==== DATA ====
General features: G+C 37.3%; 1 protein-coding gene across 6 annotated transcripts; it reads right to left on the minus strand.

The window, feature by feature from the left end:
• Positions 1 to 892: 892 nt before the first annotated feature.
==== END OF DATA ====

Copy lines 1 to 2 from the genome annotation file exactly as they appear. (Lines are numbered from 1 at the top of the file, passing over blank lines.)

General features: G+C 37.3%; 1 protein-coding gene across 6 annotated transcripts; it reads right to left on the minus strand.

The window, feature by feature from the left end: